Even then, the FDA is very cautious. They allow what they call “qualified” health claims. Basically, that means they are saying there is enough evidence that the health claim is probably true, but not enough evidence to say it is proven.

Of course, if you understand the scientific method, you realize there will always be some studies on both sides of every issue. That is why the only health claims the FDA allows are qualified health claims.

With that background in mind, let’s look at the qualified health claims the FDA allows for omega-3 benefits.

  • Since 2004 the FDA has allowed the qualified claim “Supportive but not conclusive research shows that consumption of EPA and DHA omega-3 fatty acids may reduce the risk of coronary heart disease.”
  • A few weeks ago, they added five qualified health claims about omega-3s and blood pressure. The 5 claims are very similar, so I will only list two below for the sake of brevity.
  • “Consuming EPA and DHA combined may reduce blood pressure and reduce the risk of hypertension, a risk factor for CHD (coronary heart disease).”
  • Consuming EPA and DHA combined may reduce the risk of CHD (coronary heart disease) by lowering blood pressure.
  • Of course, they add the usual wording about the evidence being inconsistent and inconclusive.

 

Omega-3 Benefits?

measure omega-3 benefits levelWe’ve known for some time that omega-3 fatty acids help lower blood pressure, but two recent studies were instrumental in convincing the FDA to allow these qualified health claims. These studies have highlighted just how strong the effect of omega-3s on lowering blood pressure is.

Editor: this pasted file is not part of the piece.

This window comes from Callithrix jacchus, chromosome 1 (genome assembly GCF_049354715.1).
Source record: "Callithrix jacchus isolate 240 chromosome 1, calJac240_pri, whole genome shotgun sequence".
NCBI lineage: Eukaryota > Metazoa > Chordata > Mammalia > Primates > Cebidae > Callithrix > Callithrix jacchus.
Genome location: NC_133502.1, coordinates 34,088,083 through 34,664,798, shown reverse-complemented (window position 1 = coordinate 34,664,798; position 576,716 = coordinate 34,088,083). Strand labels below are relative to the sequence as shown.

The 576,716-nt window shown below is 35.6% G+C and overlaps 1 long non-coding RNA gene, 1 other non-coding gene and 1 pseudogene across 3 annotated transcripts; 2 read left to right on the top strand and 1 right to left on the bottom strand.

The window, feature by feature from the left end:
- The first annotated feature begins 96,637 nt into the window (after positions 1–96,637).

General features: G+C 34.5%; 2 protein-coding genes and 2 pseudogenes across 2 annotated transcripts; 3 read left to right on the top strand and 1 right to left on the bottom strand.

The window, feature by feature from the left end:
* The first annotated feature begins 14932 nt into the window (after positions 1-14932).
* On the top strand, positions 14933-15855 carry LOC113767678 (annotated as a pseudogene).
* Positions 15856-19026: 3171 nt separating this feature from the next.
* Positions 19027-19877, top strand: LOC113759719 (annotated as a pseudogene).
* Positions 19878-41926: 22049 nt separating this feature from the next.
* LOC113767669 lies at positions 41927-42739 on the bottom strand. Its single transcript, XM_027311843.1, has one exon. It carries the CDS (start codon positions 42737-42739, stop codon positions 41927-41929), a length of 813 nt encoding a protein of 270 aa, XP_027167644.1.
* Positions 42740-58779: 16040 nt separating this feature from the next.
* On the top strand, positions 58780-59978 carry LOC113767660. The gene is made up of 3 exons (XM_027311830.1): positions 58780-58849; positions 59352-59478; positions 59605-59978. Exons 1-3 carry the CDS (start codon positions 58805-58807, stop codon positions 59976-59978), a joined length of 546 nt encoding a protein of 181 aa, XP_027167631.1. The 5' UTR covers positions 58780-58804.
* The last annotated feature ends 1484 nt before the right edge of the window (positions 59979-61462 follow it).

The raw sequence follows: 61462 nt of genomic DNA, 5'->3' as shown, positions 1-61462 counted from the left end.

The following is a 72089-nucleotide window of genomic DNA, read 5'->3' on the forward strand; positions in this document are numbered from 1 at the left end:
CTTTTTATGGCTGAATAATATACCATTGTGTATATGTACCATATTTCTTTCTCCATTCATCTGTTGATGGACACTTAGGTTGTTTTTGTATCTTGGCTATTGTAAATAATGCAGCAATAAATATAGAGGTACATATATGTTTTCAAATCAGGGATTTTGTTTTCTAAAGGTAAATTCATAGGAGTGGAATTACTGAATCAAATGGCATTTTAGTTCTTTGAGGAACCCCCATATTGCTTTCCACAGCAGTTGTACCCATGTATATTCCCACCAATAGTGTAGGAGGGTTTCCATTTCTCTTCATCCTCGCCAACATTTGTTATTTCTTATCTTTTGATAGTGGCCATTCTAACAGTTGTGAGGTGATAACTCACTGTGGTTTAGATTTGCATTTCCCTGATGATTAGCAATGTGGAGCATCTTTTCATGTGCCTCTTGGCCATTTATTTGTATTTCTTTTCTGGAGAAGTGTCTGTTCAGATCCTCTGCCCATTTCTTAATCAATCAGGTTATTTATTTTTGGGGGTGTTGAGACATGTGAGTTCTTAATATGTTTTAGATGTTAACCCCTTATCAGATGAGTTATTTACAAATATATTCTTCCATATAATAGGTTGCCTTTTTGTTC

The first study was a meta-analysis of 70 randomized, placebo-controlled clinical trials of long chain omega-3 (EPA + DHA) supplementation and blood pressure (Miller et al, American Journal of Hypertension, 27: 885-896, 2014 ).

This study showed:

  • In the group with normal blood pressure at the beginning of the study EPA + DHA supplementation decreased systolic blood pressure by 1.25 mm Hg.
  • Given that systolic blood pressure rises an average of 0.6 mm Hg/year in adults over 50, the authors estimated that omega-3 supplementation alone would delay the onset of age-related high blood pressure by 2 years.
  • In the group with elevated blood pressure not taking medication at the beginning of the study, EPA + DHA supplementation decreased systolic blood pressure by an impressive 4.51 mm Hg and diastolic blood pressure by 3.05 mm Hg.
  • The authors noted that this decrease in systolic blood pressure could “prevent an individual from requiring medication [with all its side effects] to control their hypertension” or decrease the amount of medication required.